WARMER than average winter nights are forecast for most of Queensland as a La Nina weather system slowly weakens, according to the Bureau of Meteorology’s Winter 2022 Climate Outlook.
The report also predicts that unusually wet conditions for inland parts of Queensland, New South Wales, South Australia and the Northern Territory are likely to be in the top 20 per cent of wettest winters.
There is an above 80 per cent chance of unusually high winter temperatures in coastal, south-western and northern parts of Western Australia, coastal northern areas of the Northern Territory and Queensland, south-eastern New South Wales, southern and eastern Victoria, and all of Tasmania.
Warmer than average nights are likely almost everywhere – with at least an 80% chance of higher minimum temperatures for most of Australia.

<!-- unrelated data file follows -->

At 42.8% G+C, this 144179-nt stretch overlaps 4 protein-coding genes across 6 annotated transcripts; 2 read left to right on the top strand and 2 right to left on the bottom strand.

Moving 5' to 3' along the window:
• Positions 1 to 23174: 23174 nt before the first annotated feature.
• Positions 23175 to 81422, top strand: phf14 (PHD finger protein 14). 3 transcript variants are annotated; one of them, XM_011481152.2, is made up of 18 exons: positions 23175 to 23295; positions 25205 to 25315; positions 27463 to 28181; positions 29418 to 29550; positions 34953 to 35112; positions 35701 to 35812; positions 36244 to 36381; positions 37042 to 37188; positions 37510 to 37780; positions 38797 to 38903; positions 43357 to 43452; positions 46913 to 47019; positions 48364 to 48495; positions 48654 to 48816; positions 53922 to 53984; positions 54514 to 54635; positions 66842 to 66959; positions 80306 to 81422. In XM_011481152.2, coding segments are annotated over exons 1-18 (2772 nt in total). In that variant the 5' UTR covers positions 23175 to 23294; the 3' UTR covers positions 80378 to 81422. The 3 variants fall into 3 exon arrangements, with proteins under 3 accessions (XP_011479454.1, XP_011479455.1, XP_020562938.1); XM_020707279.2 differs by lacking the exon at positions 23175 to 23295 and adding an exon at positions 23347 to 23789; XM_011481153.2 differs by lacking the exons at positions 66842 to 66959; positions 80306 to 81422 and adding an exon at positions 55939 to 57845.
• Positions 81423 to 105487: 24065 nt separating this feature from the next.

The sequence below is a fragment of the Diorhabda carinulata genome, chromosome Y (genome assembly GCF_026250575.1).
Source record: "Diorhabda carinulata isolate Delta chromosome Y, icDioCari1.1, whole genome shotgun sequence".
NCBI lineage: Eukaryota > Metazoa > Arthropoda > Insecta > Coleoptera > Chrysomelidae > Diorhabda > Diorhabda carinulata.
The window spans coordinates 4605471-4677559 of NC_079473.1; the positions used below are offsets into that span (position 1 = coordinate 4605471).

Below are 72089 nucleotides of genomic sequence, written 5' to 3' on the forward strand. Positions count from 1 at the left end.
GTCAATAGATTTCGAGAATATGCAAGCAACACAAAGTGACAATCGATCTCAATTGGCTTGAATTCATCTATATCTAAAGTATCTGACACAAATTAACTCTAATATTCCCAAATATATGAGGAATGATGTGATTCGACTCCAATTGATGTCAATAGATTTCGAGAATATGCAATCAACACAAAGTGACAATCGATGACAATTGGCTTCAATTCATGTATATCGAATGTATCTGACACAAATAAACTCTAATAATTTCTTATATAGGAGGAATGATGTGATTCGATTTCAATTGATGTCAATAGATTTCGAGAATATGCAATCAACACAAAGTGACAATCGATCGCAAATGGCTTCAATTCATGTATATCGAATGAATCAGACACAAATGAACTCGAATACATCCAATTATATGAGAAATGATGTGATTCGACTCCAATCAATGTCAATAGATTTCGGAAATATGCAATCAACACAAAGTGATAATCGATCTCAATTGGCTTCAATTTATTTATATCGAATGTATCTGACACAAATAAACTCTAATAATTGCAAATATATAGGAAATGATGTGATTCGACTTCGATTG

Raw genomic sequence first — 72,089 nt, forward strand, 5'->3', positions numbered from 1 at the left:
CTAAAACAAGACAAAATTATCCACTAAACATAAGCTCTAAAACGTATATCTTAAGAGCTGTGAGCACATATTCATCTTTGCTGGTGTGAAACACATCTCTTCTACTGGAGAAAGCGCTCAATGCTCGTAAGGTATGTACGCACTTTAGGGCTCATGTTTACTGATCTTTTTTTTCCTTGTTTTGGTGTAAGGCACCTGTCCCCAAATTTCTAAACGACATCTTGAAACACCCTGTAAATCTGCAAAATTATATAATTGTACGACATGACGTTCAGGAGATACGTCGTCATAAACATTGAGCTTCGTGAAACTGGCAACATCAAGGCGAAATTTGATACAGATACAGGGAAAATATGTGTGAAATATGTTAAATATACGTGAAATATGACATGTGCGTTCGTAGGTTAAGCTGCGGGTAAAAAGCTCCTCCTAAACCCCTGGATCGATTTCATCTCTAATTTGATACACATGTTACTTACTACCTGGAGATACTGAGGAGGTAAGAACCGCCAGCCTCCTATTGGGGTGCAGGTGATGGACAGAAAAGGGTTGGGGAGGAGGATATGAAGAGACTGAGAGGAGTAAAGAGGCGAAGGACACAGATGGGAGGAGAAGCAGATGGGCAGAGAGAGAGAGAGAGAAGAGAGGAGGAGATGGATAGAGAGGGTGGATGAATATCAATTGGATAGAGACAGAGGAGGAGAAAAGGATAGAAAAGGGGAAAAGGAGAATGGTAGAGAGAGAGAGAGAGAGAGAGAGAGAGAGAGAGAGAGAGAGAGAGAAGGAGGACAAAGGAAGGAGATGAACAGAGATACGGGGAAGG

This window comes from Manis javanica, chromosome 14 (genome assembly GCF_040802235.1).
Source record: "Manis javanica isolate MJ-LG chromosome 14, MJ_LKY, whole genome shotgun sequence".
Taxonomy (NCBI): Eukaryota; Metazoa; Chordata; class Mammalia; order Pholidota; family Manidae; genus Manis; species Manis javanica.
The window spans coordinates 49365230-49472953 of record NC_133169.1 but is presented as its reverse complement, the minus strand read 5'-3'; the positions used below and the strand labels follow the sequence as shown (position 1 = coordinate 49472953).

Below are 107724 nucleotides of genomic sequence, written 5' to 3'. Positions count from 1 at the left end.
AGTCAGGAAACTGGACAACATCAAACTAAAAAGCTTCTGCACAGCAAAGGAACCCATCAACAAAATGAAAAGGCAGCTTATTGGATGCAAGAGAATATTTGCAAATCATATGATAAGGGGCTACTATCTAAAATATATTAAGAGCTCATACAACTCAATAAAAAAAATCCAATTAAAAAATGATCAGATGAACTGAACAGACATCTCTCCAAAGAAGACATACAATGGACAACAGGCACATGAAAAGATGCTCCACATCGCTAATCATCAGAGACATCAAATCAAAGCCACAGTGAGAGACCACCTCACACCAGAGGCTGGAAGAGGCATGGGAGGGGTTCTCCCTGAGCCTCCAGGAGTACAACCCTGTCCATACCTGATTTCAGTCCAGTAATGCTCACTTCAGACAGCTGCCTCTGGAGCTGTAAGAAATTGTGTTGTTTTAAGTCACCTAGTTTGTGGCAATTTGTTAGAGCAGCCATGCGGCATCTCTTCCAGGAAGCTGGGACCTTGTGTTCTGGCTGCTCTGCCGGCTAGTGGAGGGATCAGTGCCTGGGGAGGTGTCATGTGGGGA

A large section of central Australia has an increased chance of unusually low winter daytime temperatures, in the coolest 20 per cent of past winters. This extends from Western Australia’s eastern area through central Australia into the eastern states.
The winter outlooks reflect several climate influences, including a developing negative Indian Ocean Dipole, a slowly declining La Niña in the Pacific Ocean and warmer than average waters around northern Australia.